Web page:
Monday, February 16, 2015

That our peace is not to be placed in men. The Imitation of Christ, by Thomas à Kempis. Book 3, Chapter 42


Chapter 42: That our peace is not to be placed in men

“My Son, if thou set thy peace on any person because thou hast
high opinion of him, and art familiar with him, thou shalt be
unstable and entangled. But if thou betake thyself to the
ever-living and abiding Truth, the desertion or death of a friend
shall not make thee sad. In Me ought the love of thy friend to
subsist, and for My sake is every one to be loved, whosoever he
be, who appeareth to thee good, and is very dear to thee in this
life. Without Me friendship hath no strength or endurance,
neither is that love true and pure, which I unite not. Thou
oughtest to be so dead to such affections of beloved friends,
that as far as in thee lieth, thou wouldst rather choose to be
without any companionship of men. The nearer a man approacheth
to God, the further he recedeth from all earthly solace. The
deeper also he descendeth into himself, and the viler he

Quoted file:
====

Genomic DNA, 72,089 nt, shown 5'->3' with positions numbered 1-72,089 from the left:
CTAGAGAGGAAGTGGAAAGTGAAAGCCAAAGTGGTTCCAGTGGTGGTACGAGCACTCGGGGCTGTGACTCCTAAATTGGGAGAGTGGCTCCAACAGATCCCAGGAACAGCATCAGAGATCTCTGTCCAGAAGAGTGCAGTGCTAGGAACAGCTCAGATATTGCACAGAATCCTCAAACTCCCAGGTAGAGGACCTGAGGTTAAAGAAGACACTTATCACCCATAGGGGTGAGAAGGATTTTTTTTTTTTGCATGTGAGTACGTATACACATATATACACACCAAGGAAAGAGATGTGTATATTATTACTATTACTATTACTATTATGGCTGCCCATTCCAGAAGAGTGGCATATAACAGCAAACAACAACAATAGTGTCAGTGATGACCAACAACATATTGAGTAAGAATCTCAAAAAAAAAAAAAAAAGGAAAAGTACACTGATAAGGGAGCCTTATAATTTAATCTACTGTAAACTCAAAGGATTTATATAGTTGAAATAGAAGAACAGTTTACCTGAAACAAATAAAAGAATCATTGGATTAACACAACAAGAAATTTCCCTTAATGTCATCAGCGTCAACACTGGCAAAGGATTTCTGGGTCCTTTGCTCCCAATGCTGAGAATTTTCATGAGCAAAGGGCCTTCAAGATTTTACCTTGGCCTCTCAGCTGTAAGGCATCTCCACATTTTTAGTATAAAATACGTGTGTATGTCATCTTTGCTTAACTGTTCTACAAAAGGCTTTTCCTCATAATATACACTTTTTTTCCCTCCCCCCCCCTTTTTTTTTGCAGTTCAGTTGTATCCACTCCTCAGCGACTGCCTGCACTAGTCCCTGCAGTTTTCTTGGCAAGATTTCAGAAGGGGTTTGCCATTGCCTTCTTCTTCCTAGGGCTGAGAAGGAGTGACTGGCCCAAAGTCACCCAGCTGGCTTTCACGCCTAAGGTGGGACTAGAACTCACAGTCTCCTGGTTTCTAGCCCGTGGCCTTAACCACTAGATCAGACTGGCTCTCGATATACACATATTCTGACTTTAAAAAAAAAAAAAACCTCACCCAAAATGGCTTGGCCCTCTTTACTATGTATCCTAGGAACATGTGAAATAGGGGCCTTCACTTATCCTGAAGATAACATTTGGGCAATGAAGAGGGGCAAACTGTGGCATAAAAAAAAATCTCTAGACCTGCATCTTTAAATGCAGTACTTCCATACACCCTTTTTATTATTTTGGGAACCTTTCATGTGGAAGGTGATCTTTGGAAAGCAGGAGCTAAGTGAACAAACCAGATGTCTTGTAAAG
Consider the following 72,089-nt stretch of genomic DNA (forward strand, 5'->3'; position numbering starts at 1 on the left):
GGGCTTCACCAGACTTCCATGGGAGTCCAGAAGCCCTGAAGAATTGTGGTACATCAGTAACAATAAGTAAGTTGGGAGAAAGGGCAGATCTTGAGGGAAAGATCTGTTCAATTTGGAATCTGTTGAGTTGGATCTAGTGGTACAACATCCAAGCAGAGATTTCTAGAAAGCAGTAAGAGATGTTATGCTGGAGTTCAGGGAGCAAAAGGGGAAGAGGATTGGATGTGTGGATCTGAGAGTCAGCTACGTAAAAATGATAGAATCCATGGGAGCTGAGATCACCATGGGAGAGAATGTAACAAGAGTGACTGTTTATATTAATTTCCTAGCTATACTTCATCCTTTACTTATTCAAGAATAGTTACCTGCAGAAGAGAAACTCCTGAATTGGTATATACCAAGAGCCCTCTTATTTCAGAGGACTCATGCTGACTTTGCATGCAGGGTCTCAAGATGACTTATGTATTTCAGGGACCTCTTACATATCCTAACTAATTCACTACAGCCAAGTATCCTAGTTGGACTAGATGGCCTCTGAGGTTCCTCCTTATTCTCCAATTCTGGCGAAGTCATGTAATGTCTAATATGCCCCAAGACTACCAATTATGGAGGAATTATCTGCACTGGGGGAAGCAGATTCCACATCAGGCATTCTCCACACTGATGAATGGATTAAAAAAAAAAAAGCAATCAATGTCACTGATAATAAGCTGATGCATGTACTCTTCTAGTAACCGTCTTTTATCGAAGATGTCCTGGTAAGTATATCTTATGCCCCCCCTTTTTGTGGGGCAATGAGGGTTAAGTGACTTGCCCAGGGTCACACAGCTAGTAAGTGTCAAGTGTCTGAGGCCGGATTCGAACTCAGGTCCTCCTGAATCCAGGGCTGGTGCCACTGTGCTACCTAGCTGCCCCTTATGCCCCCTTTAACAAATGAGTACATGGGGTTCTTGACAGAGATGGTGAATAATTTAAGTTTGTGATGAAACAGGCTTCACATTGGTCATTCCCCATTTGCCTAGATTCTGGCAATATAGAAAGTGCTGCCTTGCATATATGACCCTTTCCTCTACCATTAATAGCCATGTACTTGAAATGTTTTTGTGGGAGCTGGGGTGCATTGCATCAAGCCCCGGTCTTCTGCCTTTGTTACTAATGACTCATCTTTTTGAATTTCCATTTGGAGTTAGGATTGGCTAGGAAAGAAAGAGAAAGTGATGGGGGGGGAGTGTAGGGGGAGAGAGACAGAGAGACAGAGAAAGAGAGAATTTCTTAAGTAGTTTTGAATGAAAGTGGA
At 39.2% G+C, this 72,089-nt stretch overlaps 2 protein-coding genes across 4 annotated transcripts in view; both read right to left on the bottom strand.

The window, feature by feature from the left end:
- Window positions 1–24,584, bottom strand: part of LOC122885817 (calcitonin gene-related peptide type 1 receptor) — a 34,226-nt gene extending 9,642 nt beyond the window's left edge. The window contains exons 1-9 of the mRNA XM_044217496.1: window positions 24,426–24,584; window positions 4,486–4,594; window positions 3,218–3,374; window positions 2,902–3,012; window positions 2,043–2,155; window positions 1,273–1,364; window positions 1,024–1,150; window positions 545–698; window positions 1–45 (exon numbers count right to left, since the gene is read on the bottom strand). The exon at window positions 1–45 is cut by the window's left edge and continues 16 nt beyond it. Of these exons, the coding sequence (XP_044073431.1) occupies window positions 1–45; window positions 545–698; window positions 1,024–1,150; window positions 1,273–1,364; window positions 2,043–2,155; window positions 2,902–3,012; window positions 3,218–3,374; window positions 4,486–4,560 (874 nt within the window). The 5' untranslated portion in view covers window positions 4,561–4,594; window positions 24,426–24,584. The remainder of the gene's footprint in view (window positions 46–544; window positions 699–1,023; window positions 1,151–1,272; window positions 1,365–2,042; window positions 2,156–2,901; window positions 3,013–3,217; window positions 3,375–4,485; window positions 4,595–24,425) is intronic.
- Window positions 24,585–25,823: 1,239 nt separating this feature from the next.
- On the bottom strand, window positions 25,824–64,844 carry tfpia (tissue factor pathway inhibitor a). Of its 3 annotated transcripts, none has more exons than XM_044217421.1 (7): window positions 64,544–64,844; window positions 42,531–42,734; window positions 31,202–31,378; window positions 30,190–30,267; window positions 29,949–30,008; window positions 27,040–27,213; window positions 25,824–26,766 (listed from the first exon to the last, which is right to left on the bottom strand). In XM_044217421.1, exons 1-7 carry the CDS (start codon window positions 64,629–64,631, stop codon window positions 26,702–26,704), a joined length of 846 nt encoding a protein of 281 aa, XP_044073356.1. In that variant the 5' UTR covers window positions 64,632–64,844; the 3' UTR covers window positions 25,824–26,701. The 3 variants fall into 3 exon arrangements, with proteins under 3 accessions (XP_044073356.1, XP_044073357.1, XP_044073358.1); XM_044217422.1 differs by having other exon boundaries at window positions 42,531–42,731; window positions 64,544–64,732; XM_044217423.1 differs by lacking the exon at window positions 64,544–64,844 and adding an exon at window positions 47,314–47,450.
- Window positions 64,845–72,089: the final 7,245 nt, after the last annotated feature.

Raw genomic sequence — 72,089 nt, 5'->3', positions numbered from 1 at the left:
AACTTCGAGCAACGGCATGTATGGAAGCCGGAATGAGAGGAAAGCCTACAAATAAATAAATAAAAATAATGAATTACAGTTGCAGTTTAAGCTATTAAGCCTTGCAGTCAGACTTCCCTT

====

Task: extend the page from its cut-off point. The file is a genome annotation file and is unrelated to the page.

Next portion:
appeareth in his own eyes, the higher he ascendeth towards God.
“But he who attributeth anything good to himself, hindereth
the grace of God from coming to him, because the grace of the
Holy Ghost ever seeketh the humble heart. If thou couldst make
thyself utterly nothing, and empty thyself of the love of every
creature, then should it be My part to overflow unto thee with
great grace. When thou settest thine eyes upon creatures, the
face of the Creator is withdrawn from thee. Learn in all things
to conquer thyself for thy Creator’s sake, then shalt thou be
able to attain unto divine knowledge. How small soever anything
be, if it be loved and regarded inordinately, it holdeth us back
from the highest good, and corrupteth.”

Recommended version:

No comments:

Post a Comment